Riding in traffic

Whether you view riding through heavy city traffic as a pain or a blessing, knowing how to do it well can make it safer and more enjoyable.

Making progress

There’s much debate about the merits and legality of filtering through traffic. When does it become lane splitting? What are the rules on getting through traffic? If truth be told, there are some grey areas. To a large extent we are reliant on the discretion of traffic officers. In the vast majority of cases, you will have no problem if you are filtering through traffic sensibly and with due care for your and others’ safety.

In the cut and thrust of urban riding, the simple fact is you will want to move though queues of vehicles, get to the front at traffic lights and generally make progress through traffic. Otherwise there wouldn’t be much point in riding a motorbike and you’d just contribute to congestion.
Advanced riders, including police riders, understand that getting boxed in by other vehicles is less safe than proceeding through traffic. But either way, riding in such close proximity to other vehicles has risks.

Stationary traffic

Imagine two lanes of traffic are stopped for the lights. You want to get to the front and make a quick getaway using the bike’s acceleration, so you’re looking at the gap up the middle or using the opposite carriageway to overtake. Problem: what if the lights change to green before you complete the manoeuvre? You could be on the wrong side of the road with oncoming traffic. Or someone in your carriageway decides to turn right. Or you could be stuck between two lanes of vehicles moving off from the lights.

You have to make sure you have time to get to the front at a safe speed. You don’t really want to be passing within centimetres of stationary vehicles at more than about 20 km/h. That means knowing the light phasing and when they are going to change. Easy on your regular route home but harder in a new part of town. So hang back and learn. Don’t be tempted to barrel into danger.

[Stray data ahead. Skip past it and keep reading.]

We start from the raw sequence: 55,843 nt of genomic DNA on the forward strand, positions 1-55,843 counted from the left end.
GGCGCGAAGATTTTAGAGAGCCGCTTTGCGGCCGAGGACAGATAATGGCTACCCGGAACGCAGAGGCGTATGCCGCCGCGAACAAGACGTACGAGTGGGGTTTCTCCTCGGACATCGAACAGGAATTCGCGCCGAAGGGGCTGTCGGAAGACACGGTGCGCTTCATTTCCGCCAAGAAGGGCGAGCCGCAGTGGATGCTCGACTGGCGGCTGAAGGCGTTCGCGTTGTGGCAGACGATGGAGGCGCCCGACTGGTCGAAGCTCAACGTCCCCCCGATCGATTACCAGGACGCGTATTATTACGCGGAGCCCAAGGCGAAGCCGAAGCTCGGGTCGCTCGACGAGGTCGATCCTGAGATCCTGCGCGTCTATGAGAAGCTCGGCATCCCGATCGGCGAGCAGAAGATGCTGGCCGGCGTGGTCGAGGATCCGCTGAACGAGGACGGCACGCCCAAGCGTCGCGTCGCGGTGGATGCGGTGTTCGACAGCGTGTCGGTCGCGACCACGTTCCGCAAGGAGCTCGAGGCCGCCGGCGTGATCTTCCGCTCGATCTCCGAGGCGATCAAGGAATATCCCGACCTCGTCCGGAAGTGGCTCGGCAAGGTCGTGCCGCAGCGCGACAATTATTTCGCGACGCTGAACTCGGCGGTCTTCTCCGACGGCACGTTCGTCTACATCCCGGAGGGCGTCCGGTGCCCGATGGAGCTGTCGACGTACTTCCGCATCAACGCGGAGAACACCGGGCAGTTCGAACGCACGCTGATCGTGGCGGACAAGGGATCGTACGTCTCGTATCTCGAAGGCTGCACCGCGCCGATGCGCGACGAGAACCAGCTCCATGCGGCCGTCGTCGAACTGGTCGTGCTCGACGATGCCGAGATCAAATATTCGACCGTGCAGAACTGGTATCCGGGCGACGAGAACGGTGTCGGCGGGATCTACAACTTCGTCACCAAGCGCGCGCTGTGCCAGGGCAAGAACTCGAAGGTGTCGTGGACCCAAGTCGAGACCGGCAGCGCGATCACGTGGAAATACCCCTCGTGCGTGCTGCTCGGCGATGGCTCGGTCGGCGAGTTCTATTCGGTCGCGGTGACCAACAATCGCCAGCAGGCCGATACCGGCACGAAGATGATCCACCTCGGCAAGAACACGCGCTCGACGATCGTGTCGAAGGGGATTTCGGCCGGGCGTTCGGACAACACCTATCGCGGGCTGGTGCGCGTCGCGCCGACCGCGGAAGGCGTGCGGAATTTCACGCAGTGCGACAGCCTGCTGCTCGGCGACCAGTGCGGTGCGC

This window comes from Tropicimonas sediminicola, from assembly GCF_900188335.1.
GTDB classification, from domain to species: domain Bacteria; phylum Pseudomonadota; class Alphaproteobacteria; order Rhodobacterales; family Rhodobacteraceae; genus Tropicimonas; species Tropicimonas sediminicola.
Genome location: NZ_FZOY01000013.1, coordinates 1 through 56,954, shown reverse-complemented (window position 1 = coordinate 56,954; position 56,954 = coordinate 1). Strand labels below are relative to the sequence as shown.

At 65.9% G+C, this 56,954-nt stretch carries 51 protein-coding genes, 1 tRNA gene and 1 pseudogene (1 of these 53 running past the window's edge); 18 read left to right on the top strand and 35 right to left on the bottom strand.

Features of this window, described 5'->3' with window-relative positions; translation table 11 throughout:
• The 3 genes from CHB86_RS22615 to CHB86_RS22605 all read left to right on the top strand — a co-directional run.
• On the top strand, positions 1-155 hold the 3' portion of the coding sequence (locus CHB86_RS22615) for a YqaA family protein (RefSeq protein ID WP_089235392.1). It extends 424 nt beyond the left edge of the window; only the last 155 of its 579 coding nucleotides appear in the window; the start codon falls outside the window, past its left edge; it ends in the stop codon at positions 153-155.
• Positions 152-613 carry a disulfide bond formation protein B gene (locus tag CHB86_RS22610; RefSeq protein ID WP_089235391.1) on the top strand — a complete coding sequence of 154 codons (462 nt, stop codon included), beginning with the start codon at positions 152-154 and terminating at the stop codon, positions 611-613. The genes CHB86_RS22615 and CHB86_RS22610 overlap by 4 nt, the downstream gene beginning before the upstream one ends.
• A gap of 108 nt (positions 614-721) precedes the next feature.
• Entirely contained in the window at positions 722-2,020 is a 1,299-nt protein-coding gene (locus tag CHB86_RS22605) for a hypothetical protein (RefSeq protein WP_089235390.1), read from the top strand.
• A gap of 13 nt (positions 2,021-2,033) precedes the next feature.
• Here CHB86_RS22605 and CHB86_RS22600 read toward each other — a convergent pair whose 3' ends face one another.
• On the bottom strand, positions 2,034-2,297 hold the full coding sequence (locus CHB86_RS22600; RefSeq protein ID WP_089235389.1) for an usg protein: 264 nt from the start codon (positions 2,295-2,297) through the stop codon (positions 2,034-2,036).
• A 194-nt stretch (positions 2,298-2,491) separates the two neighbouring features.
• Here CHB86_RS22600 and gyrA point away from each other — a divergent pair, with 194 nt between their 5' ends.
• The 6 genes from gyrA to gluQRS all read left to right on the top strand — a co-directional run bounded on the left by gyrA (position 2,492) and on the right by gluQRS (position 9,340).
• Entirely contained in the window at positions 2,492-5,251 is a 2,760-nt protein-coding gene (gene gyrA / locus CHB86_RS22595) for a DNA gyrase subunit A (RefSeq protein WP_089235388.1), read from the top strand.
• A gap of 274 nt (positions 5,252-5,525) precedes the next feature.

And even when you know the light phasing, someone still might open a car door. Move slowly and look for any sign of danger.

Moving queues

Moving through the middle of moving traffic is where the local cops will take a dim view. And with good reason. Stationary cars can’t chop lanes suddenly, moving vehicles can. Overtaking, using a clear opposite carriageway, is one option, but you’re still going to need somewhere to pull back in.

Moving up the middle puts you in danger of a vehicle changing lanes just as you come alongside.

If the queues are moving very slowly and you do decide to filter through, keep the speed differential down to a manageable 20 km/h. Watch for any clues of sudden lane changes - looking at mirrors (don’t believe they’ll spot you); a slight shift in direction; hands changing position on the steering wheel, even a fractional movement of a front wheel.

Move around so your headlight can catch drivers’ attention and always have an escape route. Be ready for an instantaneous dab of rear brake to scrub off speed, you can usually do it a fraction faster than applying the front (but do use both).

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